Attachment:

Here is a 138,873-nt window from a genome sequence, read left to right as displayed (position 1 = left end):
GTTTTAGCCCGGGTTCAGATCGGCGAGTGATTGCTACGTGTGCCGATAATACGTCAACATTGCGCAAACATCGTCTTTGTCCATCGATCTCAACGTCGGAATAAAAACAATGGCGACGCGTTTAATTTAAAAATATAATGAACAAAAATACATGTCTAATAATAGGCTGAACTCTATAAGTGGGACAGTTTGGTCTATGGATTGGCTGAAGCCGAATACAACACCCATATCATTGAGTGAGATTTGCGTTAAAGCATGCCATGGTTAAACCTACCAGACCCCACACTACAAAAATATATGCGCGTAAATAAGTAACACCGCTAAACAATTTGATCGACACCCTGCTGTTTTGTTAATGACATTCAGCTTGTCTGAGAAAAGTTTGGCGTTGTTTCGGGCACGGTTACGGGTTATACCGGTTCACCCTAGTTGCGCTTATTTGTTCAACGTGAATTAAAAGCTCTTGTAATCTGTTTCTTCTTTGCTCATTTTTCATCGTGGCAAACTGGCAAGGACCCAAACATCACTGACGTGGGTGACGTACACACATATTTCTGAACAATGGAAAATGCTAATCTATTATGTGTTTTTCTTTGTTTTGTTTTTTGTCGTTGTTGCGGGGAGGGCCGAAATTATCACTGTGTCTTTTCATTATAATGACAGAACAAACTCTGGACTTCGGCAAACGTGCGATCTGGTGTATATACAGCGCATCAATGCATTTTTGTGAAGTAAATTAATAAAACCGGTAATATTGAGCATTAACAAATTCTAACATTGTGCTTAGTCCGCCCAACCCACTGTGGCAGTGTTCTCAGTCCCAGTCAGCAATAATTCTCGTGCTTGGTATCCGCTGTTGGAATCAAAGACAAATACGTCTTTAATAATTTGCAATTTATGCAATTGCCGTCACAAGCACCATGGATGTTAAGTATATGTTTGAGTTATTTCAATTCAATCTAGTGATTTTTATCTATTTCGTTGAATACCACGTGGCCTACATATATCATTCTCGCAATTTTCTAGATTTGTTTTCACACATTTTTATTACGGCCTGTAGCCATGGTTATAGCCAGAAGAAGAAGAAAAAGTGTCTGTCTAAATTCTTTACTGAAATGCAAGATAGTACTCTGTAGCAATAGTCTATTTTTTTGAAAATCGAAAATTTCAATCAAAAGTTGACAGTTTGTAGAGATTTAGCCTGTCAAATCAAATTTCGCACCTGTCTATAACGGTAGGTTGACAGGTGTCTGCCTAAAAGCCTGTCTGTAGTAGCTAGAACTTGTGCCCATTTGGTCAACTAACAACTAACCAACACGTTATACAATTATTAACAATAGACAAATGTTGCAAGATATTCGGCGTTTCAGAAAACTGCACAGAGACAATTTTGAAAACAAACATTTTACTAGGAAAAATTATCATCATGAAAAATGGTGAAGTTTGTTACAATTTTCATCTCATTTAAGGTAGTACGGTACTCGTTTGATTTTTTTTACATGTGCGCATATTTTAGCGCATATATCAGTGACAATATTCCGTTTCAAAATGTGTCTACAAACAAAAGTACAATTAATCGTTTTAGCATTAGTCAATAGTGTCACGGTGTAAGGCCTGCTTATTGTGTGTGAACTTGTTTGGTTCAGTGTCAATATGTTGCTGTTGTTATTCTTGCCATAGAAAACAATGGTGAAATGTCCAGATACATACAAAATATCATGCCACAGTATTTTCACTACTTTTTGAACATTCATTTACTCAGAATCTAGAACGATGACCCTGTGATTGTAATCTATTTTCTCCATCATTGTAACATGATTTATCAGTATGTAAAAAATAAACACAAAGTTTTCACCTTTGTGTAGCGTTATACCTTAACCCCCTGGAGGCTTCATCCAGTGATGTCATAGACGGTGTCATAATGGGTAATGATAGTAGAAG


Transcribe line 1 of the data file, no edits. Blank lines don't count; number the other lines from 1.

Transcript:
Here is a 138,873-nt window from a genome sequence, read left to right as displayed (position 1 = left end):